Reading Communist propaganda can be tiring. Take, for example, the North Vietnamese pamphlet of October 1966 titled "Report on U.S. War Crimes in Nam-Dinh City" which tells its readers:

The April 14, 1966, air raid over Hang Thao street was one of the biggest deliberate U.S. attacks on human lives. ... At 6:30 A.M., when those who had just come back from a night shift were still sleeping, those who were about to work were having breakfast, women were getting ready for their shopping or for their house work, and children were getting ready for the kindergartens or infant classes, two U.S. planes came flying at low altitude along Ninh Binh Highway No. 10 and into Hang Thao, Hang Cau, Tran Hung Dao streets and Ben Thoc area, dropped eight MK.84 bombs killing forty-nine people ... wounding 135 people, and destroying 240 houses.

It's always the same with Communist propaganda — every target hit by American bombs is always full of kindergartners.

But on December 27, 1966, the following was reported by Harrison Salisbury in The New York Times:

Street after street in Namdinh has been abandoned and houses stand torn and gaping. One deserted street is Hang Thao or Silk Street, which was the center of the silk industry. Almost every house on the street was blasted down on April 14 at about 6:30 a.m. just as the factory shifts were changing. Forty-nine people were killed, 135 were wounded on Hang Thao, and 240 houses collapsed. Eight bombs — MK-84s — accomplished this.

The similarity was extraordinary when it was pointed out at the time — and it has become more extraordinary since.

In 1985, the Australian writer Robert Manne did a study of journalist Wilfred Burchett’s private papers (made available to La Trobe University in Melbourne upon Burchett’s death in 1983). It was suspected then — and thanks to the Soviet archives we now know for a fact — that Wilfred Burchett was a KGB agent.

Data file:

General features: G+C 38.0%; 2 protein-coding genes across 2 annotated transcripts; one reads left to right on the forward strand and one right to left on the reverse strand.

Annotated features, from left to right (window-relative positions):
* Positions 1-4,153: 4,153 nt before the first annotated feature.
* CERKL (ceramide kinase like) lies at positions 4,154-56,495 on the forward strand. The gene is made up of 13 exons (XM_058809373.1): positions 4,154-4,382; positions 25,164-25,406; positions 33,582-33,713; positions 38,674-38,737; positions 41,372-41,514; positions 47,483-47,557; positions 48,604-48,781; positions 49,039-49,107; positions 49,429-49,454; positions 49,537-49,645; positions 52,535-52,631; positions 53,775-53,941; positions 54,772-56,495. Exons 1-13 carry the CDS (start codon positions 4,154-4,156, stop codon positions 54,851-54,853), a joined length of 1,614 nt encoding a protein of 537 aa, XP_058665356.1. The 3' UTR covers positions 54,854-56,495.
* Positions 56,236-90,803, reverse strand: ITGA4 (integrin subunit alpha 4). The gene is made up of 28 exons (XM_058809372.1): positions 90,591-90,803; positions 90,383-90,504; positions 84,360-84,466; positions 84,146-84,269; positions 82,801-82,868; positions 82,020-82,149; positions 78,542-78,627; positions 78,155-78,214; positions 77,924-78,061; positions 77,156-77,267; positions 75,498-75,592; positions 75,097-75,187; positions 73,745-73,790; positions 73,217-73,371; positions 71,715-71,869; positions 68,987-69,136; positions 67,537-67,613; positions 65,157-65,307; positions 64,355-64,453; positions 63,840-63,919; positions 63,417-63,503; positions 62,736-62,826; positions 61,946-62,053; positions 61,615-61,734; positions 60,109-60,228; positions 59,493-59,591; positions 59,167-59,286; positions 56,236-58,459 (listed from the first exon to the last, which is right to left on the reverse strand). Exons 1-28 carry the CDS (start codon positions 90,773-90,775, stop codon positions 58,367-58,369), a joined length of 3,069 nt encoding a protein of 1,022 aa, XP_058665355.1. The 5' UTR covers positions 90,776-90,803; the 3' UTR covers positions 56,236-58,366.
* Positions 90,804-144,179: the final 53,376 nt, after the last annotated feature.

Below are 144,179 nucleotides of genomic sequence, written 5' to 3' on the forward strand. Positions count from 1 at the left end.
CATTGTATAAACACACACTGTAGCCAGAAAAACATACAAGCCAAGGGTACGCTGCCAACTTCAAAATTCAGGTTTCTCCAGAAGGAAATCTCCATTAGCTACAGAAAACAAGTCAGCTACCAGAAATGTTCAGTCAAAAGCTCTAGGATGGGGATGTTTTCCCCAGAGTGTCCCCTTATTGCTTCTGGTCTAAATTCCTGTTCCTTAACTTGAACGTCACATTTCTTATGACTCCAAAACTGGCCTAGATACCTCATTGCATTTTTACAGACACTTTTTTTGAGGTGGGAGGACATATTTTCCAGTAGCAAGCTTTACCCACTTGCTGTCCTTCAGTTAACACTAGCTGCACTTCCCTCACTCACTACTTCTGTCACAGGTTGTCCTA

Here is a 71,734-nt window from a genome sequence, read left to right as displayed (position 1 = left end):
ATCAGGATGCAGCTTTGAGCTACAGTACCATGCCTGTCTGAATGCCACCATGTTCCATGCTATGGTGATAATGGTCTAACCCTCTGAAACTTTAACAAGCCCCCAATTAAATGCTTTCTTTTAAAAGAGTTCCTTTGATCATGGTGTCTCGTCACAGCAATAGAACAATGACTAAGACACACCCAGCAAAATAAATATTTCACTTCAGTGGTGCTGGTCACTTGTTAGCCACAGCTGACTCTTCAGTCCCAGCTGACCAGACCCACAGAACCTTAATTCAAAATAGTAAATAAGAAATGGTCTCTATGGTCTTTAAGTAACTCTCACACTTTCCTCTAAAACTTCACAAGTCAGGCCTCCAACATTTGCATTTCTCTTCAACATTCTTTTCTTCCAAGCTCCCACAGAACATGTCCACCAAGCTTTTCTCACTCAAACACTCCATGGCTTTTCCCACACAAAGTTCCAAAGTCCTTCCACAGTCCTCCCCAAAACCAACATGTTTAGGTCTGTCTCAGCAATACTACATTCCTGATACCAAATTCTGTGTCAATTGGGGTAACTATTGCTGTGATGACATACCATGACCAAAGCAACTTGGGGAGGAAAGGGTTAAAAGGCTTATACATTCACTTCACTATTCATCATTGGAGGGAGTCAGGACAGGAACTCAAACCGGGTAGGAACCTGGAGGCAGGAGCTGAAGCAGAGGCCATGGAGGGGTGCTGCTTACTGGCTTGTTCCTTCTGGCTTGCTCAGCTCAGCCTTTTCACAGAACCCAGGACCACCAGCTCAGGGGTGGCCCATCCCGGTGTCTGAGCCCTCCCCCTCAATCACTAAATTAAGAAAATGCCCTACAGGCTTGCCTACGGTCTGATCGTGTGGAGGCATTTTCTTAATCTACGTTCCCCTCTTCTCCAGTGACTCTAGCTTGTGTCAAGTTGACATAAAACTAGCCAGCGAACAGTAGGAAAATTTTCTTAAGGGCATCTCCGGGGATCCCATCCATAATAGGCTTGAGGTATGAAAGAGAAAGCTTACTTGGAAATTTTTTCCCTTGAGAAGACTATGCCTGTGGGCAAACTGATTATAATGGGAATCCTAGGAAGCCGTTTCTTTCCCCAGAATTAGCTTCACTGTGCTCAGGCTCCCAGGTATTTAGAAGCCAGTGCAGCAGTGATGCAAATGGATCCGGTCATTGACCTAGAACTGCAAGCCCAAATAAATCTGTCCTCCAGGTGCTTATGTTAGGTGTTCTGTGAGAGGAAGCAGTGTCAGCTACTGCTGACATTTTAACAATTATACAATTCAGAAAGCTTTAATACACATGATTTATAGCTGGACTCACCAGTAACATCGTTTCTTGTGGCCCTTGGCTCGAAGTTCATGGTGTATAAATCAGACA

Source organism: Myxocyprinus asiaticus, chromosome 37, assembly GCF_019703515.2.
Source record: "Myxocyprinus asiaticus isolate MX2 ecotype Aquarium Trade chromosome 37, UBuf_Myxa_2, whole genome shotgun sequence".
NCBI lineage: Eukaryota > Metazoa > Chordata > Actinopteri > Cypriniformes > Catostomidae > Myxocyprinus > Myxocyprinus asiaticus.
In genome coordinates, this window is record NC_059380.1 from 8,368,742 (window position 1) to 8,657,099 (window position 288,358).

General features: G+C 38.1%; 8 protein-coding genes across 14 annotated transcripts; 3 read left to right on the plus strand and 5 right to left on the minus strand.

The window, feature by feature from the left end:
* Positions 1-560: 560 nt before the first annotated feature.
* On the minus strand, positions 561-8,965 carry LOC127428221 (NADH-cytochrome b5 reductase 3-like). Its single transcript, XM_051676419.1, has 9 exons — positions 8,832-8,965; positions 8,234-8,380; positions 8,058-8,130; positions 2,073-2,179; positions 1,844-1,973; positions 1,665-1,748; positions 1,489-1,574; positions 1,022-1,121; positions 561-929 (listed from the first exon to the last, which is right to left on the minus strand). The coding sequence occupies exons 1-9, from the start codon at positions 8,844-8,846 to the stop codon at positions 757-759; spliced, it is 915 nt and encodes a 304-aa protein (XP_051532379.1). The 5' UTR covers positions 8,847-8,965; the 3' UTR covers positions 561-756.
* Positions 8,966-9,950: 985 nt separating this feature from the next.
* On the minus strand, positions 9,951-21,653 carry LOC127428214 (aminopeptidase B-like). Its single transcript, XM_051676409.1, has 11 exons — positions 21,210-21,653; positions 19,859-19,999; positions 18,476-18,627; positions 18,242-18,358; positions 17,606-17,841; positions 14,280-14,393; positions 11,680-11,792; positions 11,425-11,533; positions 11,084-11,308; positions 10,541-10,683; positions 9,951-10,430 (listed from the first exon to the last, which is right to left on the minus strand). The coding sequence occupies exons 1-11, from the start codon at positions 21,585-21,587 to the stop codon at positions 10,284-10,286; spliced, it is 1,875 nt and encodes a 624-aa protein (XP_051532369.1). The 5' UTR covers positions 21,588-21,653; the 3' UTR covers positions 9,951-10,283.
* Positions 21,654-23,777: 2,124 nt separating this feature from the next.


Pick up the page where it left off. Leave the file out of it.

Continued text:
Manne made a remarkable discovery in these papers, and wrote about it in the journal Quadrant:

Of Burchett’s propaganda successes of the 1960s (or at least that I am aware of) none could outdo the visit of the prestigious New York Times journalist Harrison Salisbury to Hanoi in 1966 to report the impact of American bombing on North Vietnam. It is generally understood that Salisbury’s reports had a profound impact on the climate of American opinion in regard to the Vietnam War. For some time, moreover, it has been alleged that in his reports Salisbury passed off officially released North Vietnamese material as if it were his independent observation. But what has not been known is that Salisbury’s trip was arranged through the good offices of Burchett and that Salisbury was extremely grateful for what Burchett had done for him in Hanoi.

On February 7, 1967 Burchett wrote this to his father: "For your very private information I will quote an extract from a letter I found awaiting me in Phnom Penh from Harrison Salisbury: 'I need hardly say that I am deeply grateful to you for the aid and assistance that you were able to give in presenting my case to the Vietnamese authorities.'"

Burchett boasted in another letter: "Harrison said what I have been saying for a long time, but it is much more important that it is said in the New York Times."

Harrison Salisbury's reporting from North Vietnam should be remembered only as an embarrassment to the journalistic profession.

But it was, shamefully, exhibited as fact in Ken Burns's The Vietnam War documentary. It was a segment in which a number of interviewees in Vietnam were talking about the bombing. The narrator tells the audience that most Americans didn't believe what the North Vietnamese were saying — but then Harrison Salisbury's reporting convinced them that it was true.

Not a word about the controversy surrounding Salisbury's articles from North Vietnam, though it has been in dispute for 50 years.

It is obvious that civilians were, in fact, hit by American bombing. There must be better sources out there than Salisbury's fake news.